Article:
The CDATASection Interface

The CDATASection interface, shown in Example 11.11, is a subinterface of Text that specifically represents CDATA sections. It has no unique methods of its own, but when a CDATASection is serialized into a file, the text of the node may be wrapped inside CDATA section markers. As a result, characters such as ampersand and the less-than sign do not need to be escaped as & and < .

Example 11.11 The CDATASection Interface
 package org.w3c.dom; public interface CDATASection extends Text { } 

CDATA sections are convenient syntax sugar for documents that will sometimes be read or authored by human beings in source code form. The source code for this book uses them frequently for examples. Please don't use CDATA sections for more than that. With the possible exception of editors, all programs that process XML documents should treat CDATA sections as identical to the same text with all the less-than signs changed to < and all the ampersands changed to & . In particular, do not use CDATA sections as a sort of pseudo-element to hide HTML in your XML documents, like this:

 <Product>    <Name>Brass Ship's Bell</Name>   <Quantity>1</Quantity>   <Price currency="USD">144.95</Price >   <Discount>.10</Discount>   <![CDATA[<html><body>     <b>Happy Father&rsquo;s Day to a great Dad!<P></b>     <i>Love,<br>     Sam and Beatrice<body></html>]]> </Product> 

Instead, write well- formed HTML inside an appropriate element, like this:

 <Product>    <Name>Brass Ship's Bell</Name>   <Quantity>1</Quantity>   <Price currency="USD">144.95</Price >   <Discount>.10</Discount>   <GiftMessage><html><body>     <p><b>Happy Father's Day to a great Dad!</b></p>     <i>Love,<br />     Sam and Beatrice</i></body></html>   </GiftMessage> </Product> 

The second example is much more flexible and much more robust. DOM parsers are not required to report CDATA sections, and other processes are even less likely to maintain them, so you should not use CDATA sections as a substitute for elements.

The normalize() method in the Node interface does not combine CDATA sections with adjacent text nodes or other CDATA sections. Example 11.12 provides a static utility method that does do this. A Node is passed in as an argument. All CDATASection descendants of this node are converted to simple Text objects, and then all adjacent Text objects are merged. The argument is modified in place. Thus the method returns void.

Example 11.12 Merging CDATA Sections with Text Nodes
 import org.w3c.dom.*; public class CDATAUtility {   // Recursively descend the tree converting all CDATA sections   // to text nodes and merging them with adjacent text nodes.   public static void superNormalize(Node parent) {     // We'll need this to create new Text objects     Document factory = parent.getOwnerDocument();     Node current = parent.getFirstChild();     while (current != null) {       int type = current.getNodeType();       if (type == Node.CDATA_SECTION_NODE) {         // Convert CDATA section to a text node         CDATASection cdata = (CDATASection) current;         String data = cdata.getData();         Text newNode = factory.createTextNode(data);         parent.replaceChild(newNode, cdata);         current = newNode;       }       // Recheck in case we changed type above       type = current.getNodeType();       if (type == Node.TEXT_NODE) {         // If previous node is a text node, then append this         // node's data to that node, and delete this node         Node previous = current.getPreviousSibling();         if (previous != null) {           int previousType = previous.getNodeType();           if (previousType == Node.TEXT_NODE) {             Text previousText = (Text) previous;             Text currentText = (Text) current;             String data = currentText.getData();             previousText.appendData(data);             parent.removeChild(current);             current = previous;           }         }       } // end if       else {// recurse         superNormalize(current);       }       // increment node       current = current.getNextSibling();     } // end while    }  // end superNormalize() }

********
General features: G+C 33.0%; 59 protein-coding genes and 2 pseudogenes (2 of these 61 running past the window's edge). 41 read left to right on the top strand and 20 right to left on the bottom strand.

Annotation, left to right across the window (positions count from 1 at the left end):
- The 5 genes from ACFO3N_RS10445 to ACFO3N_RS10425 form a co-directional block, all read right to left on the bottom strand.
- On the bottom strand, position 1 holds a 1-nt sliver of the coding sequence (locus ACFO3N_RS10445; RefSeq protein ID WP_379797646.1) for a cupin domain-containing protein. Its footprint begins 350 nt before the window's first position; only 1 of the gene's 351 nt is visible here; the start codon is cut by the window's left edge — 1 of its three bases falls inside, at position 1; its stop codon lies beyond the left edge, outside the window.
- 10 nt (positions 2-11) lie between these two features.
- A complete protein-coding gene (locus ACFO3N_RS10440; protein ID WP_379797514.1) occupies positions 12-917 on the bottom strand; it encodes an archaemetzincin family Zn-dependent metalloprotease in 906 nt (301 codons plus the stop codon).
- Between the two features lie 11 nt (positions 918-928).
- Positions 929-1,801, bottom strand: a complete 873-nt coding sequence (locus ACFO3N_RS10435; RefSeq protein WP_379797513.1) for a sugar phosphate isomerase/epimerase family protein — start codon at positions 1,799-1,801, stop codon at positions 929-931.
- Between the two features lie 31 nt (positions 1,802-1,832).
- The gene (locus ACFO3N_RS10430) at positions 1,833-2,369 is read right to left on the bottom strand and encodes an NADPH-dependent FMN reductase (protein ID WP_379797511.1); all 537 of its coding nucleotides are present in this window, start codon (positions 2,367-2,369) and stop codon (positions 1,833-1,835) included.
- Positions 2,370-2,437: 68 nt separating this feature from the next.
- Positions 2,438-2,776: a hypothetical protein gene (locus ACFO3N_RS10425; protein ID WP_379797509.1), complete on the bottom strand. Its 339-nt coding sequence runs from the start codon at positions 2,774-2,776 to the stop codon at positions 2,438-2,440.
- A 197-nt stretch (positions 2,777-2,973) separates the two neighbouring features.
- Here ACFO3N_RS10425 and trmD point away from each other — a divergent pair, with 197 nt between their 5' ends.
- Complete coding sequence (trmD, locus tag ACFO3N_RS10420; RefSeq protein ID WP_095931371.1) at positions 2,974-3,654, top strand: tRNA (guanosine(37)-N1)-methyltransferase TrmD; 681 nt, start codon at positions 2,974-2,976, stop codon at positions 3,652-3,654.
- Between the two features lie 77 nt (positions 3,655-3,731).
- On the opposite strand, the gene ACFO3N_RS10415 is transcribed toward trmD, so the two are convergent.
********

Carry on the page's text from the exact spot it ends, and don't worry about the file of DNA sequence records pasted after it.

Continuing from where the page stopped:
More than anything else, superNormalize() is an exercise in navigating the DOM tree. It uses the Node methods getFirstChild() , getNextSibling() , and getPreviousChild() in a while loop instead of iterating through a NodeList in a for loop, because it's constantly changing the contents of the node list. Node lists are live, but keeping the loop counter pointed at the right node as the list changes is tricky (not impossible certainly , just not as straightforward as the approach used here).

Processing XML with Java. A Guide to SAX, DOM, JDOM, JAXP, and TrAX
Processing XML with Javaв„ў: A Guide to SAX, DOM, JDOM, JAXP, and TrAX
ISBN: 0201771861
EAN: 2147483647
Year: 2001
Pages: 191 © 2008-2017.
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